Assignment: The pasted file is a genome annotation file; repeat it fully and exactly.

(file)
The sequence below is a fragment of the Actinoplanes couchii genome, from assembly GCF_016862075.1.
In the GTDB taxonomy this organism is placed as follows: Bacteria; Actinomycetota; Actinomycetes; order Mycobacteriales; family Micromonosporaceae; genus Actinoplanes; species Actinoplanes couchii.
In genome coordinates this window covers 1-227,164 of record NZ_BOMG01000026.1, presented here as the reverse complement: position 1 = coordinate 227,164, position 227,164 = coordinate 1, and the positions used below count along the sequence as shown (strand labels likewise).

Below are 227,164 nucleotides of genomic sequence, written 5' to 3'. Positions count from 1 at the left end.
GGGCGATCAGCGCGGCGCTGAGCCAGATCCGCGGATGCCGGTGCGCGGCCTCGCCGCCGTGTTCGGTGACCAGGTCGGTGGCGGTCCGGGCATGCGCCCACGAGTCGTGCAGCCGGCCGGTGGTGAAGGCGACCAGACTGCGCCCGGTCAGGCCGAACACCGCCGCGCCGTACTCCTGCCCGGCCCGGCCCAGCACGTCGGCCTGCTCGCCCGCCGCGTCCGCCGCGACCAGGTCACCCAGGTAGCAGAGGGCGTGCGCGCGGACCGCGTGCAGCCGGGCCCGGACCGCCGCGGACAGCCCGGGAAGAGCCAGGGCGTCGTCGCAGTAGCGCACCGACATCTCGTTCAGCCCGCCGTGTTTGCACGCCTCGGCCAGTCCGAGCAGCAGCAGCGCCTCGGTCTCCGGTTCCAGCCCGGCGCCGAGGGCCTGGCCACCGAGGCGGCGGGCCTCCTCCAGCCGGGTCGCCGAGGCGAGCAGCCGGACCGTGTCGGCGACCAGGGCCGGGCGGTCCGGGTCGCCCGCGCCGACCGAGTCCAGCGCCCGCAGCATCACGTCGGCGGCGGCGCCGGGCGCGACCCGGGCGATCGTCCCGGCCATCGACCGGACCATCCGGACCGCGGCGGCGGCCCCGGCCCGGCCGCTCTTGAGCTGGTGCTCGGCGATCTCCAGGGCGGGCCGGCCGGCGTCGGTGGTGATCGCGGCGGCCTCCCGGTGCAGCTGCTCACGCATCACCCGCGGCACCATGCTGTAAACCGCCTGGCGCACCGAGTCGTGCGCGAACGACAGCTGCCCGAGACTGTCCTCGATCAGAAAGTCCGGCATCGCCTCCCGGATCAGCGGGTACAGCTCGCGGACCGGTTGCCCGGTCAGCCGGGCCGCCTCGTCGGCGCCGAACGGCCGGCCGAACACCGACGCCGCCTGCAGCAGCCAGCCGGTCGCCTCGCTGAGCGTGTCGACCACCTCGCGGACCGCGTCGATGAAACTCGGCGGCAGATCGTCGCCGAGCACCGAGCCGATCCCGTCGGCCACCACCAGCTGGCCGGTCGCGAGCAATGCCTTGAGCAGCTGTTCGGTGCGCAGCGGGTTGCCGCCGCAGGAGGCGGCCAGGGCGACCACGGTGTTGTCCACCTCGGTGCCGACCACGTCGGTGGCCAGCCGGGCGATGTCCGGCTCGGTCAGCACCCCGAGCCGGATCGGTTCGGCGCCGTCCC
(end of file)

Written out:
The sequence below is a fragment of the Actinoplanes couchii genome, from assembly GCF_016862075.1.
In the GTDB taxonomy this organism is placed as follows: Bacteria; Actinomycetota; Actinomycetes; order Mycobacteriales; family Micromonosporaceae; genus Actinoplanes; species Actinoplanes couchii.
In genome coordinates this window covers 1-227,164 of record NZ_BOMG01000026.1, presented here as the reverse complement: position 1 = coordinate 227,164, position 227,164 = coordinate 1, and the positions used below count along the sequence as shown (strand labels likewise).

Below are 227,164 nucleotides of genomic sequence, written 5' to 3'. Positions count from 1 at the left end.
GGGCGATCAGCGCGGCGCTGAGCCAGATCCGCGGATGCCGGTGCGCGGCCTCGCCGCCGTGTTCGGTGACCAGGTCGGTGGCGGTCCGGGCATGCGCCCACGAGTCGTGCAGCCGGCCGGTGGTGAAGGCGACCAGACTGCGCCCGGTCAGGCCGAACACCGCCGCGCCGTACTCCTGCCCGGCCCGGCCCAGCACGTCGGCCTGCTCGCCCGCCGCGTCCGCCGCGACCAGGTCACCCAGGTAGCAGAGGGCGTGCGCGCGGACCGCGTGCAGCCGGGCCCGGACCGCCGCGGACAGCCCGGGAAGAGCCAGGGCGTCGTCGCAGTAGCGCACCGACATCTCGTTCAGCCCGCCGTGTTTGCACGCCTCGGCCAGTCCGAGCAGCAGCAGCGCCTCGGTCTCCGGTTCCAGCCCGGCGCCGAGGGCCTGGCCACCGAGGCGGCGGGCCTCCTCCAGCCGGGTCGCCGAGGCGAGCAGCCGGACCGTGTCGGCGACCAGGGCCGGGCGGTCCGGGTCGCCCGCGCCGACCGAGTCCAGCGCCCGCAGCATCACGTCGGCGGCGGCGCCGGGCGCGACCCGGGCGATCGTCCCGGCCATCGACCGGACCATCCGGACCGCGGCGGCGGCCCCGGCCCGGCCGCTCTTGAGCTGGTGCTCGGCGATCTCCAGGGCGGGCCGGCCGGCGTCGGTGGTGATCGCGGCGGCCTCCCGGTGCAGCTGCTCACGCATCACCCGCGGCACCATGCTGTAAACCGCCTGGCGCACCGAGTCGTGCGCGAACGACAGCTGCCCGAGACTGTCCTCGATCAGAAAGTCCGGCATCGCCTCCCGGATCAGCGGGTACAGCTCGCGGACCGGTTGCCCGGTCAGCCGGGCCGCCTCGTCGGCGCCGAACGGCCGGCCGAACACCGACGCCGCCTGCAGCAGCCAGCCGGTCGCCTCGCTGAGCGTGTCGACCACCTCGCGGACCGCGTCGATGAAACTCGGCGGCAGATCGTCGCCGAGCACCGAGCCGATCCCGTCGGCCACCACCAGCTGGCCGGTCGCGAGCAATGCCTTGAGCAGCTGTTCGGTGCGCAGCGGGTTGCCGCCGCAGGAGGCGGCCAGGGCGACCACGGTGTTGTCCACCTCGGTGCCGACCACGTCGGTGGCCAGCCGGGCGATGTCCGGCTCGGTCAGCACCCCGAGCCGGATCGGTTCGGCGCCGTCCC